Sep 19, 2017
San Francisco, CA — SFFILM today announced the six winners of the 2017 SFFILM Documentary Film Fund awards totaling $125,000, which support feature-length documentaries in postproduction. Created to support singular nonfiction film work that is distinguished by compelling stories, intriguing characters and an innovative visual approach, the SFFILM Documentary Film Fund has expanded significantly in 2017, doubling the number of supported projects to six. Assia Boundaoui’s The Feeling of Being Watched, RaMell Ross’ Hale County, This Morning, This Evening, Leslie Tai’s How to Have an American Baby, Luke Lorentzen’s Midnight Family, Heaven Through the Back Door by Anna Fitch and Banker White, and A Machine to Live In by Yoni Goldstein and Meredith Zielke, were each awarded significant funding that will help push them towards completion.
The SFFILM Documentary Film Fund has an excellent track record for championing important films that have gone on to earn great acclaim. Previous DFF winners include Peter Nicks’s The Force, which won the 2017 Sundance Film Festival Directing Award for documentary and SFFILM Festival’s Bay Area Documentary Award, and will be released this fall by Kino Lorber; Peter Bratt’s Dolores, which won the 2017 SFFILM Festival Audience Award for Documentary Feature following its Sundance premiere; Jamie Meltzer’s True Conviction, which won a Special Jury Mention for Documentary Feature at the Tribeca Film Festival; and Zachary Heinzerling’s Cutie and the Boxer, which won Sundance’s Directing Award for documentary and was nominated for the 2014 Academy Award® for Best Documentary Feature; among many others.
Since its launch in 2011, the SFFILM Documentary Film Fund has distributed nearly half a million dollars to advance new work by filmmakers nationwide. The 2017 Documentary Film Fund is made possible thanks to an expanded gift from the Jenerosity Foundation.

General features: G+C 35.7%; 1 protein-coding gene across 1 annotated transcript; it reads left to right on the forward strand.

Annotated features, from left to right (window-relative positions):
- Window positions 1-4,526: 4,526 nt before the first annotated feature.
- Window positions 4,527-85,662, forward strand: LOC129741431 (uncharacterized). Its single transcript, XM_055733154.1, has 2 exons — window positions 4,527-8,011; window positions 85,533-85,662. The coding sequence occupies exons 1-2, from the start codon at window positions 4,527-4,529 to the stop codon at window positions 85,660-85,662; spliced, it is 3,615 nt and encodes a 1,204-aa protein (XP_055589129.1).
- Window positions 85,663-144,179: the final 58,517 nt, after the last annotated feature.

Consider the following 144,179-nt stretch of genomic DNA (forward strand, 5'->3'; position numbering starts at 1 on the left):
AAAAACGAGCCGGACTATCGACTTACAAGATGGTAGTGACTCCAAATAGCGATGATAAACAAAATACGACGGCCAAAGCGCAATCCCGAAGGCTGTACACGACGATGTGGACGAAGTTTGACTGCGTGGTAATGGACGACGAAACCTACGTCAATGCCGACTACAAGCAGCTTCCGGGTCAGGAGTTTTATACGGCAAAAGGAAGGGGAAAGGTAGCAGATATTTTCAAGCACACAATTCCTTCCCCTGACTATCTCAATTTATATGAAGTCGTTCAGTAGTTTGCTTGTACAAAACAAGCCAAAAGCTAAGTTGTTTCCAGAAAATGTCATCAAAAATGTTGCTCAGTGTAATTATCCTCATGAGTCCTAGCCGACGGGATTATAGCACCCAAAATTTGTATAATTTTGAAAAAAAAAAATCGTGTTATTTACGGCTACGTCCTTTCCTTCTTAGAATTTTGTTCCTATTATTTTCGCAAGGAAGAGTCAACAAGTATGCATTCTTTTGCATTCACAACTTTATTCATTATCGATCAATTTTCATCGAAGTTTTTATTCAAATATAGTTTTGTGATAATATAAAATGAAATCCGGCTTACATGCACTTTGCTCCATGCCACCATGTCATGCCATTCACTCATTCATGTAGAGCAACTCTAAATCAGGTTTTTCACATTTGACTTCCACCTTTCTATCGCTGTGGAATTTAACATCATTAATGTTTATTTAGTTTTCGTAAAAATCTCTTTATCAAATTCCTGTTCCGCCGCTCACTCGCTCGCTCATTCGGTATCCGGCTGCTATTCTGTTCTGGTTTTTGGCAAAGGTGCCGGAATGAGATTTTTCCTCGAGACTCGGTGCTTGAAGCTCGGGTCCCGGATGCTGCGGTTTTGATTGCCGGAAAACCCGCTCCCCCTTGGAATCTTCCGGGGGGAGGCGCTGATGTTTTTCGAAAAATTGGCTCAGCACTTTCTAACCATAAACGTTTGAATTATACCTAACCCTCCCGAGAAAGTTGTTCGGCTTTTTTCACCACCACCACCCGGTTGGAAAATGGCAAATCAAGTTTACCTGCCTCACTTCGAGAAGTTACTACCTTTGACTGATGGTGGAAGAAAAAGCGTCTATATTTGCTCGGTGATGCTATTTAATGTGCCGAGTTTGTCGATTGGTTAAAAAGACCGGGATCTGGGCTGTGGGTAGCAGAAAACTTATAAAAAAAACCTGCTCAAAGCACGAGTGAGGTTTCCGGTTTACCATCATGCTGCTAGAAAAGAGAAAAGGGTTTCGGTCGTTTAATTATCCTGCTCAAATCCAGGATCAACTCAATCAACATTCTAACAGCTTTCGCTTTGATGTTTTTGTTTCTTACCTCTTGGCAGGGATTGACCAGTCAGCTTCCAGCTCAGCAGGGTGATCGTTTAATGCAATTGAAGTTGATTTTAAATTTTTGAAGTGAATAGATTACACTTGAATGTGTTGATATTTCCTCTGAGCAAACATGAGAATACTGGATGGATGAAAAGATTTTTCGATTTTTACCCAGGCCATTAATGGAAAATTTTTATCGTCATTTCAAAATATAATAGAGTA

The panelists who reviewed the ten finalists’ submissions are Jennifer Battat, founder of the Jenerosity Foundation; Noah Cowan, SFFILM Executive Director; Caroline von Kühn, Director of Artist Development at SFFILM; Jenny Slattery, Associate Director of Foundations and Artist Development at SFFILM and independent producer Corey Tong.
“We are thrilled to support these six filmmaking teams, each of which is telling an important story with boldness and passion,” remarked the jury. “This group of projects represents a wide range of artistic visions, subjects, and approaches to nonfiction filmmaking-from the intimate portrayal of an independent woman’s last days to an arresting journey into the surreal, futuristic city of Brasilia. We very much look forward to supporting these films as they evolve, make their way into the world, and leave their imprint on audiences, fellow filmmakers, and our collective sense of what can be achieved through the documentary form.”
2017 DOCUMENTARY FILM FUND WINNERS
The Feeling of Being Watched – Assia Boundaoui, director/producer; Jessica Devaney, producer – $25,000
When a filmmaker investigates rumors of surveillance in her Arab-American neighborhood in Chicago, she uncovers one of the largest FBI terrorism probes conducted before 9/11 and reveals its enduring impact on the community.
Hale County, This Morning, This Evening – RaMell Ross, director; Joslyn Barnes and Su Kim, producers – $15,000
What is the experience of coming-of-age in the Black Belt region of the US? This film presents the lives of two young men in a series of visual movements that replace narrative arc with orchestral form.